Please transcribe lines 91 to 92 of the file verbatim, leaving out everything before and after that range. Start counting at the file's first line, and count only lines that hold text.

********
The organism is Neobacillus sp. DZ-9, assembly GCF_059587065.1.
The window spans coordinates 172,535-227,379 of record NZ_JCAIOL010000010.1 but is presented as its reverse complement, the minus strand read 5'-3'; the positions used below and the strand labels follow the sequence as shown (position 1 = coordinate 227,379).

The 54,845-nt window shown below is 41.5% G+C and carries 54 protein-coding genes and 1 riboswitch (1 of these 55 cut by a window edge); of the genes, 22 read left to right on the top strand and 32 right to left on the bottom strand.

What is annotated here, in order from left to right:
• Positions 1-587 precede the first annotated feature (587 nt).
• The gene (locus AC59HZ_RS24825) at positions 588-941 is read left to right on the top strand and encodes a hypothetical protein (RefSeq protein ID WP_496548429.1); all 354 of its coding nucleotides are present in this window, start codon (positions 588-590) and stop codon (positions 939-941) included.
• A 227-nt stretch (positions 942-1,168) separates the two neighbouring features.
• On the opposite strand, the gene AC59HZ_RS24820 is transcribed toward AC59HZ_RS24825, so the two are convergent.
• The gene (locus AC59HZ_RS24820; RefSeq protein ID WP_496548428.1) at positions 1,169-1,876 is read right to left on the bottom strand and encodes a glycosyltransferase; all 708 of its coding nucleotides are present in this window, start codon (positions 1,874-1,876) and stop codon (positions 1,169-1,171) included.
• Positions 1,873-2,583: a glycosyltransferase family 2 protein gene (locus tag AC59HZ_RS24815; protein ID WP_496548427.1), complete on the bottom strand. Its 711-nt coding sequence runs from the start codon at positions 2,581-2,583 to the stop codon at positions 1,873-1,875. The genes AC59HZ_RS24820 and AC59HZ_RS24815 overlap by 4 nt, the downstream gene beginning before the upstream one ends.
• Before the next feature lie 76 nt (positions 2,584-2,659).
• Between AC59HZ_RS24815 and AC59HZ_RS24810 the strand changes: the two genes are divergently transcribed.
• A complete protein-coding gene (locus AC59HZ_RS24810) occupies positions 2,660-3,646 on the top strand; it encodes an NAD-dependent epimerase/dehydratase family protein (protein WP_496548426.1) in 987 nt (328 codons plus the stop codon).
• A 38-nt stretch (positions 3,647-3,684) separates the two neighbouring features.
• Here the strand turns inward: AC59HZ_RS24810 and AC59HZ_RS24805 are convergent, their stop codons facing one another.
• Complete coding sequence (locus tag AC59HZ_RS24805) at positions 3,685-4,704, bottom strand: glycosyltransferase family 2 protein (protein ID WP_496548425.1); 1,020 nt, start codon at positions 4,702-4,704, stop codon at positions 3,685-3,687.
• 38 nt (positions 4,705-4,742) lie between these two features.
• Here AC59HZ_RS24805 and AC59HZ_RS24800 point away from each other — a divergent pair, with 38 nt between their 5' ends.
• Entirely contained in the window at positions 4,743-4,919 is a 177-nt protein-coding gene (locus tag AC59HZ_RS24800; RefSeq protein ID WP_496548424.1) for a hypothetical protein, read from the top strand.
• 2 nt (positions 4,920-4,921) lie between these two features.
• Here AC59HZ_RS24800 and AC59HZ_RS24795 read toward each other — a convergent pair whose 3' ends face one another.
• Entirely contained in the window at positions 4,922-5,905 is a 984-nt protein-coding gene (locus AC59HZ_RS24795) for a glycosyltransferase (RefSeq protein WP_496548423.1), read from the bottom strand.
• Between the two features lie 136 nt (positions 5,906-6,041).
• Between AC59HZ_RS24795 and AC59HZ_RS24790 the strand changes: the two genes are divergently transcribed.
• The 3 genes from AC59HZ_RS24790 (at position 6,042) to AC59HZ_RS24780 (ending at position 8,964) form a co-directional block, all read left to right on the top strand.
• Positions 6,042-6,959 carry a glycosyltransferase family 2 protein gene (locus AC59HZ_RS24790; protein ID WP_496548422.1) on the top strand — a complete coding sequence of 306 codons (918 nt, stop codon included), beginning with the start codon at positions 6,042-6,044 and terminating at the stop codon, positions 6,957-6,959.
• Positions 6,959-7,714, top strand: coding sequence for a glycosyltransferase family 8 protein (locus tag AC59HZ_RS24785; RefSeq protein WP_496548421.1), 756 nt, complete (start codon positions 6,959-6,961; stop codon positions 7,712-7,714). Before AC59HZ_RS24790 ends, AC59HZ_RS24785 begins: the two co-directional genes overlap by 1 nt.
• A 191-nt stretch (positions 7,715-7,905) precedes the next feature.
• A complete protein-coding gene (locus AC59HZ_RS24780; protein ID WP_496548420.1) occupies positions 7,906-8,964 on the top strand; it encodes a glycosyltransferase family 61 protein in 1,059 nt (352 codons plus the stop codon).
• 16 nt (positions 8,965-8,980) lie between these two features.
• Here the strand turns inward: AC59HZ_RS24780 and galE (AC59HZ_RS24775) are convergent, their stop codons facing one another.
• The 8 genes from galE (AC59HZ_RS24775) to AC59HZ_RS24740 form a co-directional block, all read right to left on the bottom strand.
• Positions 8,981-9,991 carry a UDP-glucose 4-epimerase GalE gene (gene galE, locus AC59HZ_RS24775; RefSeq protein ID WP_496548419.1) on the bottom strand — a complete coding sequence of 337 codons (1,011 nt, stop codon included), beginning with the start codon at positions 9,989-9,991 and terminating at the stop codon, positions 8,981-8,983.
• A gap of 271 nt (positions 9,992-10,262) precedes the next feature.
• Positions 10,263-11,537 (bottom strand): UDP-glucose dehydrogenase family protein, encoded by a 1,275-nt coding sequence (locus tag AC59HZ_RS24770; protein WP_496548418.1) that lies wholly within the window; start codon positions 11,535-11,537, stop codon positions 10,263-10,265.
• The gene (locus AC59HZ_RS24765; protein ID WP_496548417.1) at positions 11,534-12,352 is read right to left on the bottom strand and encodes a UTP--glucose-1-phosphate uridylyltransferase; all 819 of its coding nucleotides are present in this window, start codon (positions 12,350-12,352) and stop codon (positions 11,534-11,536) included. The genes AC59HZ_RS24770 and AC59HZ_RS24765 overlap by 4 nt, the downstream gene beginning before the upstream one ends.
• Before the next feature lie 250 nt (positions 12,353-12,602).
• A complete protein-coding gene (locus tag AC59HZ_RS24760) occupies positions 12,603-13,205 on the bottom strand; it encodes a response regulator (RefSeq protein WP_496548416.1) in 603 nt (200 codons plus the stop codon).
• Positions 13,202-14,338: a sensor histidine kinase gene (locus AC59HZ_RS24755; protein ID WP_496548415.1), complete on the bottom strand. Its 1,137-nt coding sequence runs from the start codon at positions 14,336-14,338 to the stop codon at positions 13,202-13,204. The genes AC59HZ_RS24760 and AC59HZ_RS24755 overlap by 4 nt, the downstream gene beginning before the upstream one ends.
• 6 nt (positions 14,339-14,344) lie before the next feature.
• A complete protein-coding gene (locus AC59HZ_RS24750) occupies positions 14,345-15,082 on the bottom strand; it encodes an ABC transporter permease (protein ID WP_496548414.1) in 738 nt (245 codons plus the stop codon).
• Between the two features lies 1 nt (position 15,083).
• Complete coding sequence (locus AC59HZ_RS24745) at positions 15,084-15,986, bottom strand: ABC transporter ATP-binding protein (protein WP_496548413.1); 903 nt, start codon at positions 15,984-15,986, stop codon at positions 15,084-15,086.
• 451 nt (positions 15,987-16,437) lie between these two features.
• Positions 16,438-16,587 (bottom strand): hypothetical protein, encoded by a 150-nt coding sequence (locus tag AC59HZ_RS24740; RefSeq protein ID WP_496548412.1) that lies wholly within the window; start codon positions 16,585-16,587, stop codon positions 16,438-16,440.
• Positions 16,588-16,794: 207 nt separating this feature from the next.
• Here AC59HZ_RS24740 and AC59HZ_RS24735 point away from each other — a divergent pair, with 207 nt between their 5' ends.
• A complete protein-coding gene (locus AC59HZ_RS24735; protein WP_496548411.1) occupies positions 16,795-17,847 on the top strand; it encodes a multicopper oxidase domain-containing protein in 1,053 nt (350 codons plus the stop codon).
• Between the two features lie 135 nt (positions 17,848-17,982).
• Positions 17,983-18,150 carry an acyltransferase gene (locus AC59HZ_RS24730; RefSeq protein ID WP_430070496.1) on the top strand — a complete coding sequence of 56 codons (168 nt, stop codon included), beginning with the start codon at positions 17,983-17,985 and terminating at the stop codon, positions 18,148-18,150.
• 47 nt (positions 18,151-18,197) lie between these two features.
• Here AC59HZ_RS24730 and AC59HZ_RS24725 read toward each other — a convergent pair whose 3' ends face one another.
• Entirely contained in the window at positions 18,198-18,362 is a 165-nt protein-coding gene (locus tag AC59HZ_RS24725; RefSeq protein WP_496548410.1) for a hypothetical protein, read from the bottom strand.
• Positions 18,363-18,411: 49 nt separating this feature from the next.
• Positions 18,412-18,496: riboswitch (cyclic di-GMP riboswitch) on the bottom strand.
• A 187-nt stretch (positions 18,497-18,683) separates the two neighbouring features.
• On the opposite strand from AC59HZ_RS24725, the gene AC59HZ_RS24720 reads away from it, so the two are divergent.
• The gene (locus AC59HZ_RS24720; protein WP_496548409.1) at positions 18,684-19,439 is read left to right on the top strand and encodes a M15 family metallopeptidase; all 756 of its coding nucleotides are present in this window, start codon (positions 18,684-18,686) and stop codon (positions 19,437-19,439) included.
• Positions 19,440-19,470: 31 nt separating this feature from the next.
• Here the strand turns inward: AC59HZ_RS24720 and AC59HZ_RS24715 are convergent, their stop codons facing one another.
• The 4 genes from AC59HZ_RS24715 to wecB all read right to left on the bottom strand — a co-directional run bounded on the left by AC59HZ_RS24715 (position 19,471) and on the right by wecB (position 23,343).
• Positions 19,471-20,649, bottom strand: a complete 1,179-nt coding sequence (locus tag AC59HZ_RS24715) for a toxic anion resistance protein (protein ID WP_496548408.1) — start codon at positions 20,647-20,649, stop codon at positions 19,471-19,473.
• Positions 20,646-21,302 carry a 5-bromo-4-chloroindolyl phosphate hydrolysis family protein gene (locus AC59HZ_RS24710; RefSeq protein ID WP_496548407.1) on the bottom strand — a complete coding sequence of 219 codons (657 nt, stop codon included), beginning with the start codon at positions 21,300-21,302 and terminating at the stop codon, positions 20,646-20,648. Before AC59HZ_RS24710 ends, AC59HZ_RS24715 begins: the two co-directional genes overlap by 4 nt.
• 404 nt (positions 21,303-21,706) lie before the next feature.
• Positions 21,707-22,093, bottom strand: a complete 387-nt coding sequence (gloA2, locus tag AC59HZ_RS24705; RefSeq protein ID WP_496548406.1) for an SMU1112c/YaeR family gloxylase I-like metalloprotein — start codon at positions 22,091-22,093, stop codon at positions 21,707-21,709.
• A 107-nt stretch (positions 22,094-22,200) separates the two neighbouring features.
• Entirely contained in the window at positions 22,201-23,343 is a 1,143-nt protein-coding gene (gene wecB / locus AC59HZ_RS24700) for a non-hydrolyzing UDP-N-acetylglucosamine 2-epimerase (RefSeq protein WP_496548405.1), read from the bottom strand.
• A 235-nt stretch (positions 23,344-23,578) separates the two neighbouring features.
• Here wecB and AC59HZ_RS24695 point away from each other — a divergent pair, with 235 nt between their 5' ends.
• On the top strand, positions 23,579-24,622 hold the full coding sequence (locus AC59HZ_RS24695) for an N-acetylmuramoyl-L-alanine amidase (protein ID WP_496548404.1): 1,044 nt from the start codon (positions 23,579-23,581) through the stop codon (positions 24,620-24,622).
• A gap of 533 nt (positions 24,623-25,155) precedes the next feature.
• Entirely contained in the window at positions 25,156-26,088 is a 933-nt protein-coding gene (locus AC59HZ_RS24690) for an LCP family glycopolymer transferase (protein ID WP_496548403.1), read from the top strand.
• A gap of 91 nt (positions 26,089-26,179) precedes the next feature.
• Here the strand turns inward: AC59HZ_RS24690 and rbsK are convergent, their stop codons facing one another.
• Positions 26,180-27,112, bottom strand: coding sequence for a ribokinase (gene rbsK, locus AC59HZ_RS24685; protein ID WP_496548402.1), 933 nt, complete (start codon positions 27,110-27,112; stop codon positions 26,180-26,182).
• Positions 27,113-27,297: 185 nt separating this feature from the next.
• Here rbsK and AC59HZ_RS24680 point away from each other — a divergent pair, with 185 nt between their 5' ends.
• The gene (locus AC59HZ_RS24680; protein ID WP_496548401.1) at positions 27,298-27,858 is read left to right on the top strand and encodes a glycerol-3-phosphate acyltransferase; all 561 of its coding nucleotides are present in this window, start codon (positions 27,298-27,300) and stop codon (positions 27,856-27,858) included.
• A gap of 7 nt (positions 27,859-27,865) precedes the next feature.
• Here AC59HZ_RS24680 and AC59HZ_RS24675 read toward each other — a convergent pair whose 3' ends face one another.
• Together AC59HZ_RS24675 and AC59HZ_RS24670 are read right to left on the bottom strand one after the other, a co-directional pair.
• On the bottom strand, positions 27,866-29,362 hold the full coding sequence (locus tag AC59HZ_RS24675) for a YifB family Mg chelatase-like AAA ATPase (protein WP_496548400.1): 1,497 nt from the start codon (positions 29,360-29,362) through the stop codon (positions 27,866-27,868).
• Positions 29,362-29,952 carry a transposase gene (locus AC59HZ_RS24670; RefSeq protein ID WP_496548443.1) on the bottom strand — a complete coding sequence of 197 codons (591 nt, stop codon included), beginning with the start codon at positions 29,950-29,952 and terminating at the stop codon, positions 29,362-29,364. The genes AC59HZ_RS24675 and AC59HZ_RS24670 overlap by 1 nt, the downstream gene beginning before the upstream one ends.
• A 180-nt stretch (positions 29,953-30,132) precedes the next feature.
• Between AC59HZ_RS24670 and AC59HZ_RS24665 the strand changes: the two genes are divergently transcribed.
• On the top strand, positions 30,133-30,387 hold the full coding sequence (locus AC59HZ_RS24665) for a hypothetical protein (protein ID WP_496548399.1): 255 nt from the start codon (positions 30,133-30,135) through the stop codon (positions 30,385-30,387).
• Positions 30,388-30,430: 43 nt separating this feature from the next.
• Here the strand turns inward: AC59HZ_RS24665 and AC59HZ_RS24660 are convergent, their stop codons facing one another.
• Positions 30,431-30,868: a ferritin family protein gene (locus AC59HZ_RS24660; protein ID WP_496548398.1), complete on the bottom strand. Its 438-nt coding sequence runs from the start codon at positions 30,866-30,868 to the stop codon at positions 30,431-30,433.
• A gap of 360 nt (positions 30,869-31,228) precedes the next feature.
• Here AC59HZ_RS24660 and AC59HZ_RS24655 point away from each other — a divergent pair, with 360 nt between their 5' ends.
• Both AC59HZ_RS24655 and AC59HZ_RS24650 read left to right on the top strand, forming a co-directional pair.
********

• Here AC59HZ_RS24660 and AC59HZ_RS24655 point away from each other — a divergent pair, with 360 nt between their 5' ends.
• Both AC59HZ_RS24655 and AC59HZ_RS24650 read left to right on the top strand, forming a co-directional pair.